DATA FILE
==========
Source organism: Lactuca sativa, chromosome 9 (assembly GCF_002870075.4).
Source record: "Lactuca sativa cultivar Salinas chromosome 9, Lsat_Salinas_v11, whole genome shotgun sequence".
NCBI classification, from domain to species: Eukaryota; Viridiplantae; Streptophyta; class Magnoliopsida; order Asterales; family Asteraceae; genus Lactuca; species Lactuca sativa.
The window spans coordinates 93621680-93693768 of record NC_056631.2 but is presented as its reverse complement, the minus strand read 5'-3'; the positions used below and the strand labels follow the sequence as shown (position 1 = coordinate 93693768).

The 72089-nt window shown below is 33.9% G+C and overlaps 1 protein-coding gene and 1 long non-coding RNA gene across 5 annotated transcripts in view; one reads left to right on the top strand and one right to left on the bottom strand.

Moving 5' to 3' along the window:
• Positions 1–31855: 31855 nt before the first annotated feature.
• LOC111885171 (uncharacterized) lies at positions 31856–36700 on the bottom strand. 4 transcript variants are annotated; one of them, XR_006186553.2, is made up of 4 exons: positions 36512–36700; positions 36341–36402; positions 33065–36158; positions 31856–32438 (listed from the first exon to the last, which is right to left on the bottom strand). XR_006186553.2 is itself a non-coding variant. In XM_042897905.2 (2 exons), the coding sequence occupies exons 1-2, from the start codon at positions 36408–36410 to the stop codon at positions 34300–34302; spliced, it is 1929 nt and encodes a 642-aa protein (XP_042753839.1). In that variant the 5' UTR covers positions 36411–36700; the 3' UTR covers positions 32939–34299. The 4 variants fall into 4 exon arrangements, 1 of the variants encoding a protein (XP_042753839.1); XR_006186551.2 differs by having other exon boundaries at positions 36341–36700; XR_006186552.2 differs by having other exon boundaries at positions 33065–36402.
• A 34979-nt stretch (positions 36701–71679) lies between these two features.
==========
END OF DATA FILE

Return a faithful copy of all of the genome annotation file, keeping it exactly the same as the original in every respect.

Source organism: Lactuca sativa, chromosome 9 (assembly GCF_002870075.4).
Source record: "Lactuca sativa cultivar Salinas chromosome 9, Lsat_Salinas_v11, whole genome shotgun sequence".
NCBI classification, from domain to species: Eukaryota; Viridiplantae; Streptophyta; class Magnoliopsida; order Asterales; family Asteraceae; genus Lactuca; species Lactuca sativa.
The window spans coordinates 93621680-93693768 of record NC_056631.2 but is presented as its reverse complement, the minus strand read 5'-3'; the positions used below and the strand labels follow the sequence as shown (position 1 = coordinate 93693768).

The 72089-nt window shown below is 33.9% G+C and overlaps 1 protein-coding gene and 1 long non-coding RNA gene across 5 annotated transcripts in view; one reads left to right on the top strand and one right to left on the bottom strand.

Moving 5' to 3' along the window:
• Positions 1–31855: 31855 nt before the first annotated feature.
• LOC111885171 (uncharacterized) lies at positions 31856–36700 on the bottom strand. 4 transcript variants are annotated; one of them, XR_006186553.2, is made up of 4 exons: positions 36512–36700; positions 36341–36402; positions 33065–36158; positions 31856–32438 (listed from the first exon to the last, which is right to left on the bottom strand). XR_006186553.2 is itself a non-coding variant. In XM_042897905.2 (2 exons), the coding sequence occupies exons 1-2, from the start codon at positions 36408–36410 to the stop codon at positions 34300–34302; spliced, it is 1929 nt and encodes a 642-aa protein (XP_042753839.1). In that variant the 5' UTR covers positions 36411–36700; the 3' UTR covers positions 32939–34299. The 4 variants fall into 4 exon arrangements, 1 of the variants encoding a protein (XP_042753839.1); XR_006186551.2 differs by having other exon boundaries at positions 36341–36700; XR_006186552.2 differs by having other exon boundaries at positions 33065–36402.
• A 34979-nt stretch (positions 36701–71679) lies between these two features.